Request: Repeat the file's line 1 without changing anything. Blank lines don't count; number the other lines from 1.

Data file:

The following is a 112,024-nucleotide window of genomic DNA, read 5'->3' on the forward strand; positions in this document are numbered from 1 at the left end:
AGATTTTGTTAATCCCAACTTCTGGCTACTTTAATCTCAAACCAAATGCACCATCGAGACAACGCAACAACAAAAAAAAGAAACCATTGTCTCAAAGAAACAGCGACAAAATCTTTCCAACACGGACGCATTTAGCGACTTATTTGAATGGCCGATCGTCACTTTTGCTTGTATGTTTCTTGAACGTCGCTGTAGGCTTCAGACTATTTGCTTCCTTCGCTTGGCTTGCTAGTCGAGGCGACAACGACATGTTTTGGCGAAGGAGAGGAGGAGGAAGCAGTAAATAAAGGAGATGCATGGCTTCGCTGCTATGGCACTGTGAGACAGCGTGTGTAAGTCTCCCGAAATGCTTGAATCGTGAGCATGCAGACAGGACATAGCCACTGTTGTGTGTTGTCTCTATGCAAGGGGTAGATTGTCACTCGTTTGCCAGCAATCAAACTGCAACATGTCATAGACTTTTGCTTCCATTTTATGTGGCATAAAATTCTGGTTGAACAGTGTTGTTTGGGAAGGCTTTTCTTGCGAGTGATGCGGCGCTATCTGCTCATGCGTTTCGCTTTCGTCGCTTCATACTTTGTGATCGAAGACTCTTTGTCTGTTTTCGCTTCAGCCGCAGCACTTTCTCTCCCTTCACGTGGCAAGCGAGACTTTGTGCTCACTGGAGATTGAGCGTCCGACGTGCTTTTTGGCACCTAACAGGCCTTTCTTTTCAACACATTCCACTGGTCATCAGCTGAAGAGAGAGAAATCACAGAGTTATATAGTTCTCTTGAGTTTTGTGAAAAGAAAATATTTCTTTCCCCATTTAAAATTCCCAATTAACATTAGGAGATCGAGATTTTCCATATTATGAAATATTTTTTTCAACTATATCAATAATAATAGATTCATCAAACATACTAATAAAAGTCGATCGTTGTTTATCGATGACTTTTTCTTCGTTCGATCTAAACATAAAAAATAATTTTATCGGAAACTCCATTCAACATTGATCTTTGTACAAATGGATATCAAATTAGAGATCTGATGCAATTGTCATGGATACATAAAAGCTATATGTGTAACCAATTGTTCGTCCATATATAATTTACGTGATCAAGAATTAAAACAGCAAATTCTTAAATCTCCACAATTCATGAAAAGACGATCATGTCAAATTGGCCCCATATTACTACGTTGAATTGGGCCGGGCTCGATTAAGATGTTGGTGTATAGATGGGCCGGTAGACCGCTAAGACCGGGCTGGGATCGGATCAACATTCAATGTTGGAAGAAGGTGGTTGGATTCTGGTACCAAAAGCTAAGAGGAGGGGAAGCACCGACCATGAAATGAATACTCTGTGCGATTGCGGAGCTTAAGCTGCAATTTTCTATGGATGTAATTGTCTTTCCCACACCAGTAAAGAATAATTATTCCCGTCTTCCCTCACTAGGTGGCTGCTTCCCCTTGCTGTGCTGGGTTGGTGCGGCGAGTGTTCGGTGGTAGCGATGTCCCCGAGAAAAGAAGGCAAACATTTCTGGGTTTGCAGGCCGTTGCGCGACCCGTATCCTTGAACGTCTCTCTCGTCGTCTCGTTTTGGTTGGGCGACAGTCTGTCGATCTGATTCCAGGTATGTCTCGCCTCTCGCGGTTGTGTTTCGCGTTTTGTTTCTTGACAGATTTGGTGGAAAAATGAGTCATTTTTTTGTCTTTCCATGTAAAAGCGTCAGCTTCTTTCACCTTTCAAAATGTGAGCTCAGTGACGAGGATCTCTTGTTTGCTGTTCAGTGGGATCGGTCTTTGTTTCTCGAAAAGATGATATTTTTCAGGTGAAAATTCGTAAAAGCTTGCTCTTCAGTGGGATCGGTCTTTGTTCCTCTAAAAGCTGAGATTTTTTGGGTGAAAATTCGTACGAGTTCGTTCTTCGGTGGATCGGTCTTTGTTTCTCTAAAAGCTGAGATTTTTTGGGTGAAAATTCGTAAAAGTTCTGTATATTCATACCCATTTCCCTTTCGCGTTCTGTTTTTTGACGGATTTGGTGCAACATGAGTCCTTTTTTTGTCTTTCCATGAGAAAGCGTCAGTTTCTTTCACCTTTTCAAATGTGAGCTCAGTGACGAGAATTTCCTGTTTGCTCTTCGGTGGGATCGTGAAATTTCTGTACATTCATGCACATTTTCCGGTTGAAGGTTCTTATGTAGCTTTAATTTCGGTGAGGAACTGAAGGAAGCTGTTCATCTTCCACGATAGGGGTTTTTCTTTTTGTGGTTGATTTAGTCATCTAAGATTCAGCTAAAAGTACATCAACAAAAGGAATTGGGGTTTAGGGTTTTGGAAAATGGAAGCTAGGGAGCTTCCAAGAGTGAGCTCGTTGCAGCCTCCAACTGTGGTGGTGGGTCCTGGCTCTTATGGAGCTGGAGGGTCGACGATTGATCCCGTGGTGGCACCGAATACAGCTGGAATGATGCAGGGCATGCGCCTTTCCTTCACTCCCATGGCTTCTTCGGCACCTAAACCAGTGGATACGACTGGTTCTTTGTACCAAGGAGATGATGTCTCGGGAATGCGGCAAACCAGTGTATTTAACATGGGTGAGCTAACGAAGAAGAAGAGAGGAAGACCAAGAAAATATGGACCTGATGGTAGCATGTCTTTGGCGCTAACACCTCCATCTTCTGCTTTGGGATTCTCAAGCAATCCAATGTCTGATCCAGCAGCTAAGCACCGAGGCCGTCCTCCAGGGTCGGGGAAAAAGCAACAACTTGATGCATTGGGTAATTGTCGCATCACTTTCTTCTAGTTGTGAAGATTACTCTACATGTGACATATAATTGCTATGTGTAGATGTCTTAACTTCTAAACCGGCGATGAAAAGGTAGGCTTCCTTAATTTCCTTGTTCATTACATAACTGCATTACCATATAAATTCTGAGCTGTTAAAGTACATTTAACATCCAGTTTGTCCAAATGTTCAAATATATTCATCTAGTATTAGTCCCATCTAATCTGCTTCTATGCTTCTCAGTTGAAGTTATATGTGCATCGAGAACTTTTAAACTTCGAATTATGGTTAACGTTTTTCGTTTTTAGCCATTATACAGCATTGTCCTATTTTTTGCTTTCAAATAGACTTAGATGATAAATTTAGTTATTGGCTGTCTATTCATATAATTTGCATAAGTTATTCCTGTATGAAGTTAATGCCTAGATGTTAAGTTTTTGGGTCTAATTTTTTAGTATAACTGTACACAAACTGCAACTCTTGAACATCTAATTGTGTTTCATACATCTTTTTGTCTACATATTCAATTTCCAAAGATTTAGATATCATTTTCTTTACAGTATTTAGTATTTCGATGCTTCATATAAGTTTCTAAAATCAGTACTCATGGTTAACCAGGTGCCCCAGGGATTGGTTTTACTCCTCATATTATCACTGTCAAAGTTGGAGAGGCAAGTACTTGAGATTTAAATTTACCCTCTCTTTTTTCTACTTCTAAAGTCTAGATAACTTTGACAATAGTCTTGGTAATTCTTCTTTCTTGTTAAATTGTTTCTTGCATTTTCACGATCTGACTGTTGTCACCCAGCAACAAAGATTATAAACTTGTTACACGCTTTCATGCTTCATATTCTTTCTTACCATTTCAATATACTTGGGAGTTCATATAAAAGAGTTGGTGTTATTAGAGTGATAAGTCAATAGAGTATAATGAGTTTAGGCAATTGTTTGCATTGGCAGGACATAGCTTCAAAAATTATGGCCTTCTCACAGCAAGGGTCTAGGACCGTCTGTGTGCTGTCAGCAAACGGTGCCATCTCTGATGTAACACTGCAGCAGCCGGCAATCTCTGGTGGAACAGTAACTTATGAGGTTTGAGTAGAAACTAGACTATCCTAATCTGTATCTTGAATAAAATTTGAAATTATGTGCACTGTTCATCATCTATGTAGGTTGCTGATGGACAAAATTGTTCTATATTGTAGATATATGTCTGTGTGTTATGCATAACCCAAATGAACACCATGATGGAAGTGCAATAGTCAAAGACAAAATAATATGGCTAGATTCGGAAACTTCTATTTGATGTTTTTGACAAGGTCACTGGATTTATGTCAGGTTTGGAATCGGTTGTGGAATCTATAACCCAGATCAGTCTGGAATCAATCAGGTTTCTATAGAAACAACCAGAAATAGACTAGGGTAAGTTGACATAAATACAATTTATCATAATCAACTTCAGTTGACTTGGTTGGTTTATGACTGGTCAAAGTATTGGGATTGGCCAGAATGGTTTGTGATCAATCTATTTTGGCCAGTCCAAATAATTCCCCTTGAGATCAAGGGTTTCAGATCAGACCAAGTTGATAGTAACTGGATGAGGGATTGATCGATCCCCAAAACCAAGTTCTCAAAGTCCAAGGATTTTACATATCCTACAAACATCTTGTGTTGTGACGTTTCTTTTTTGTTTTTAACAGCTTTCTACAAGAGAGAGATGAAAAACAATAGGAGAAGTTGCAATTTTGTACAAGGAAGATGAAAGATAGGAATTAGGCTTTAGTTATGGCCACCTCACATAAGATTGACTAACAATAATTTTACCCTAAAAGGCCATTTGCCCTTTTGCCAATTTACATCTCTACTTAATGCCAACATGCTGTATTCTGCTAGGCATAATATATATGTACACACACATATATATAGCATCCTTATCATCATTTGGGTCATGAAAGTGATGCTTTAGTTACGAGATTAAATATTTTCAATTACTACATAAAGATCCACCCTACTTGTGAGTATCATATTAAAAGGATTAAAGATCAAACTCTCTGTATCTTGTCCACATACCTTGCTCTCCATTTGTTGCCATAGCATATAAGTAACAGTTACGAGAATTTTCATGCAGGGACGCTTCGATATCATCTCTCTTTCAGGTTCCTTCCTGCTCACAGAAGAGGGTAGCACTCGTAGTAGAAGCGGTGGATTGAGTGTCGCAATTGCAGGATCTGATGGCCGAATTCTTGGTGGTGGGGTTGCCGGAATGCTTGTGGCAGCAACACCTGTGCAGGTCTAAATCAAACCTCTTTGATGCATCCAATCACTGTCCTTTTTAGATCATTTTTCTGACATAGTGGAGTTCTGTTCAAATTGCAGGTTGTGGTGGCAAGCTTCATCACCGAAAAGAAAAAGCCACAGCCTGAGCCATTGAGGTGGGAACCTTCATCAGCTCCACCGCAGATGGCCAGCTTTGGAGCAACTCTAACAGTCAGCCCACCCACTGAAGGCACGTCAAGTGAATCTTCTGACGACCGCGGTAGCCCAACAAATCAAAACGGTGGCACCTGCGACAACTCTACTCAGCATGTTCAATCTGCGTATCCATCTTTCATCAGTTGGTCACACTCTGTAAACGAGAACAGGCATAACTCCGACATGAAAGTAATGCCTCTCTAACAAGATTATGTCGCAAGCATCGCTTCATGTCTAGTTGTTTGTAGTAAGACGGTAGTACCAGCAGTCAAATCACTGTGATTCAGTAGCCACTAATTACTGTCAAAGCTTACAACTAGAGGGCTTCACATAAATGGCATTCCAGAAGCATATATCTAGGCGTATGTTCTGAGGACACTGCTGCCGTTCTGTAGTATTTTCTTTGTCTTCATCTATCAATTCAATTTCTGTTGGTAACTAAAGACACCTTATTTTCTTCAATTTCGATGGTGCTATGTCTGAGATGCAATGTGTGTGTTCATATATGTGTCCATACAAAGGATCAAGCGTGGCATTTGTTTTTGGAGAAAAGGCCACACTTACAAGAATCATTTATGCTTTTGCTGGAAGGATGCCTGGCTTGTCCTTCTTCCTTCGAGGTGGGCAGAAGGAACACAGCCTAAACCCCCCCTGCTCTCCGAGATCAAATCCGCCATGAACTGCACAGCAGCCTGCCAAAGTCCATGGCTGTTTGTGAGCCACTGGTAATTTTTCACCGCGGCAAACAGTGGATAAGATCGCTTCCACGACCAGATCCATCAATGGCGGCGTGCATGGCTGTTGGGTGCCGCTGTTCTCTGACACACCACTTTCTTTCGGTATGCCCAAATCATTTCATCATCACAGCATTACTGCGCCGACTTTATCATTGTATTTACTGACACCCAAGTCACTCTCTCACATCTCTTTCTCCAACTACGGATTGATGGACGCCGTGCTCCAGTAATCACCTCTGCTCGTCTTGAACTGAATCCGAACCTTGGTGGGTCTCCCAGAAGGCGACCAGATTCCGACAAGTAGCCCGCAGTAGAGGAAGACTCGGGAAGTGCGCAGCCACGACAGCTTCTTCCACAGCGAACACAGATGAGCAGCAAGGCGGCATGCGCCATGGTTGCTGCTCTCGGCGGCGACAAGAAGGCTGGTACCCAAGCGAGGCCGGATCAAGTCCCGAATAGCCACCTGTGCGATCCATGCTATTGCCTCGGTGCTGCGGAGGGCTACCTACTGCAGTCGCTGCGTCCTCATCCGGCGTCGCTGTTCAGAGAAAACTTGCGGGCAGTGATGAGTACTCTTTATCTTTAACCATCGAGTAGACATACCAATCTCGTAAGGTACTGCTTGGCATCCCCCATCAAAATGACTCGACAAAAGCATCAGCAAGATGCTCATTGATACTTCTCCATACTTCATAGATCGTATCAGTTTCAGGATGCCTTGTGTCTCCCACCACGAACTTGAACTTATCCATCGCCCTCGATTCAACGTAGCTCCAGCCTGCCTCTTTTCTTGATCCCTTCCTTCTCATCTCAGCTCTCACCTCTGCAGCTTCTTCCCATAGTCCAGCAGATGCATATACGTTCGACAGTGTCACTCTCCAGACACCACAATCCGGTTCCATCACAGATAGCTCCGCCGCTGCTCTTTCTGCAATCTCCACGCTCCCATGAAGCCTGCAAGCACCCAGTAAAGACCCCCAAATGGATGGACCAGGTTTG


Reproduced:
The following is a 112,024-nucleotide window of genomic DNA, read 5'->3' on the forward strand; positions in this document are numbered from 1 at the left end: